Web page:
Mazda have worked hard to make sure this Estate gets all the looks when it’s parked outside your house or office building, but they haven’t devoted too much care inside.
While there is nothing too wrong with the interior, it’s a case of look, and you’ll find materials that don’t quite measure up to the standards of, say, a rival Volkswagen or BMW. Everything is tastefully done, but it’s all a bit uninspiring.
Mazda6 Tourer Estate vs BMW 3 Series Estate vs Ford Mondeo Estate
Let’s see how the car measures up against its nearest rivals in the comparison section of our Mazda 6 Tourer Estate review.
Mazda6 Tourer Estate vs BMW 3 Series Estate
BMW needed to retain what was so appealing about the 3 Series saloon and add elements that Estate buyers want and need. For example, a gargantuan boot.
BMW were the first brand that decided it was simply not good enough for car manufacturers to give up the ghost and insist that an Estate could never offer an inspiring driving experience.
They worked hard at capturing the saloon’s “ultimate driving machine” experience, and the result here is a very involving machine that offers lots of behind the wheel engagement.
But here’s the thing: The range-topping diesel in the Mazda range outperforms its counterpart in the BMW. Indeed, to match these unit’s performance, you would need to go for the 320d in the 3 Series, but this is going to cost you a lot more money. It’s a tiny bit quicker, but it also costs more to run.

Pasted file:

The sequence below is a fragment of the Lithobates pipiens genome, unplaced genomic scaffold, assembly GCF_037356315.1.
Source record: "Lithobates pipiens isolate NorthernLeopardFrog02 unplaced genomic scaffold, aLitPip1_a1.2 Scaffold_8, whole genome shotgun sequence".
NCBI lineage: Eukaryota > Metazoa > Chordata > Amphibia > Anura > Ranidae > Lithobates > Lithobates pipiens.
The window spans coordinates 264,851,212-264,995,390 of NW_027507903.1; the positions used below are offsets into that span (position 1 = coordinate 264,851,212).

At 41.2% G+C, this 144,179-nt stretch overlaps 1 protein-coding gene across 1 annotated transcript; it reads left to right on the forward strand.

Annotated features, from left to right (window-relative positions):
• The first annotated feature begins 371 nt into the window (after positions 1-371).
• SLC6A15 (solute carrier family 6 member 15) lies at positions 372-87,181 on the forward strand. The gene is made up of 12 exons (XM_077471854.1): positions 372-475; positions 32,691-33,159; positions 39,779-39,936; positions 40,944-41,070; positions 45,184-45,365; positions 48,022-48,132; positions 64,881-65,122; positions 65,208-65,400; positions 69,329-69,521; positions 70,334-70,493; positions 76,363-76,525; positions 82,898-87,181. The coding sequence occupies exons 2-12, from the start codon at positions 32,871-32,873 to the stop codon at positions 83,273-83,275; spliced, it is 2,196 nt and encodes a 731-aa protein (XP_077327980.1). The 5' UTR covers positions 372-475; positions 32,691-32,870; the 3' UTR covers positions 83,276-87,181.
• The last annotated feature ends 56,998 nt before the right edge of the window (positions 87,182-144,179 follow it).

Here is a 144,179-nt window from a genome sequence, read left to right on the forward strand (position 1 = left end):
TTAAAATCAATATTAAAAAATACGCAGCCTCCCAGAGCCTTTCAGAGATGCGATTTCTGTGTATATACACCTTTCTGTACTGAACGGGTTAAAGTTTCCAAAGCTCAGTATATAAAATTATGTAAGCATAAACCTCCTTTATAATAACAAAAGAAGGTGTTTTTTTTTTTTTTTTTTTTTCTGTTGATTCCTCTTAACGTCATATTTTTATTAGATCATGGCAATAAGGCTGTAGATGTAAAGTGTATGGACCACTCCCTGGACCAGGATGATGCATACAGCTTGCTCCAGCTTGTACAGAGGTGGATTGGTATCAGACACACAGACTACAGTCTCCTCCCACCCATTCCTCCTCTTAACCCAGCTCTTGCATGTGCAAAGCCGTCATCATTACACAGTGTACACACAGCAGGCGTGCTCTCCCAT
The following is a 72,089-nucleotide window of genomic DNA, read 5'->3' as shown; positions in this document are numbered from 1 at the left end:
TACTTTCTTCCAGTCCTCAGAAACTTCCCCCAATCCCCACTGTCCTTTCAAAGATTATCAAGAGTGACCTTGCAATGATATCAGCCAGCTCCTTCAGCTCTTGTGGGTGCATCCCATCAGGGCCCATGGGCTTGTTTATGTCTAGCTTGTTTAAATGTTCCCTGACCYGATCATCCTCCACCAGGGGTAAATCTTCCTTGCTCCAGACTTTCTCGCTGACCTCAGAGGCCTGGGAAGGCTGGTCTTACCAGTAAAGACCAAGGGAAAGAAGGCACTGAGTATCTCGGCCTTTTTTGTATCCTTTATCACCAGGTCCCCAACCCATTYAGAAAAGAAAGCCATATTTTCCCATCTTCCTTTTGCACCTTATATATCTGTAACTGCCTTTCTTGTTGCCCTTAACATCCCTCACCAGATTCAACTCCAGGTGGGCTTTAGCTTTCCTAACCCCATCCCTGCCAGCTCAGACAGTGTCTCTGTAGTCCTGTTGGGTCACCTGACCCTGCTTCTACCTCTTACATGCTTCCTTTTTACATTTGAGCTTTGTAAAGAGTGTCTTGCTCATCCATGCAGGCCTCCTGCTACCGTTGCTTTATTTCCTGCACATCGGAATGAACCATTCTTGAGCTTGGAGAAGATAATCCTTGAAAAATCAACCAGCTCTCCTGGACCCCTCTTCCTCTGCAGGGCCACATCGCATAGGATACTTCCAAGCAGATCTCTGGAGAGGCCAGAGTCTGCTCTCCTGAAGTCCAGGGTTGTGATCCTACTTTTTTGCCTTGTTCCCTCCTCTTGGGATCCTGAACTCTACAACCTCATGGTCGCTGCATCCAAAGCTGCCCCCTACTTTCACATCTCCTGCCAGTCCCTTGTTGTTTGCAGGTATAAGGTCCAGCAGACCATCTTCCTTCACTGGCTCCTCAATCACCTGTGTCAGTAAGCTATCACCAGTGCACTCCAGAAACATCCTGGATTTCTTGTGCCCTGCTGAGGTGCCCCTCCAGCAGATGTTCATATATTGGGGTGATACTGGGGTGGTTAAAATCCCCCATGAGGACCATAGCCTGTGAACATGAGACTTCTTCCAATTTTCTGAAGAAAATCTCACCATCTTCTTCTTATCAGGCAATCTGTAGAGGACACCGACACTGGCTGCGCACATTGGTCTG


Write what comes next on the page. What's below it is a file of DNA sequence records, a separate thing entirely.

There are lots of engines in the BMW’s lineup: 9 to be exact, including 5 diesels and 4 petrols. As well as being the most performative, the 2.0-litre 320 ED diesel is also the cheapest to run, but with returns of 67.3mpg, it is still more expensive than the Mazda’s most frugal unit. Moreover, those numbers can only be achieved if you opt for the automatic transmission.
The Mazda can’t match the interior fit and finish of the 3 Series Estate. Everything here looks and feels luxurious, and the cabin is very well built. It’s modern and slick, and the dash is simple, user-friendly and classier than the touchscreen infotainment found in the 6 Tourer Estate. Space up front is impressive, but back seat passengers will feel the pinch if there are three of them.
But every Estate has a major flaw. While some lumber down the road with as much life in them as a corpse, others have small boots. The 495-litre boot offered with the BMW might be okay if you were buying a saloon, but it’s this Estate’s Achilles heel. The load area, however, is very practical.